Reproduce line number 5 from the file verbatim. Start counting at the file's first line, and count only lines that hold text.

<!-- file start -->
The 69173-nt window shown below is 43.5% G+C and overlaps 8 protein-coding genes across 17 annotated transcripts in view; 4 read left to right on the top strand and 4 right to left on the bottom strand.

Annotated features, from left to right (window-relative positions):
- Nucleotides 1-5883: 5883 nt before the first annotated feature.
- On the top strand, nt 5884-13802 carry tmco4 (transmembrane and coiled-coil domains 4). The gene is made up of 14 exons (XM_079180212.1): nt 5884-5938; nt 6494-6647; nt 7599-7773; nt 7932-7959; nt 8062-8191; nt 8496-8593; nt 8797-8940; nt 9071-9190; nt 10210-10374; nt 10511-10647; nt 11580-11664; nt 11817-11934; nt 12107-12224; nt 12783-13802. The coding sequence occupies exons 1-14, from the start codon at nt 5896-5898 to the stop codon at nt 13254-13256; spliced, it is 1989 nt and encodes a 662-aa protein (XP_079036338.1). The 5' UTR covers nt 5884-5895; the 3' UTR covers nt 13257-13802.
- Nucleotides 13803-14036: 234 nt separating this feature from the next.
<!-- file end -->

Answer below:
- Nucleotides 13803-14036: 234 nt separating this feature from the next.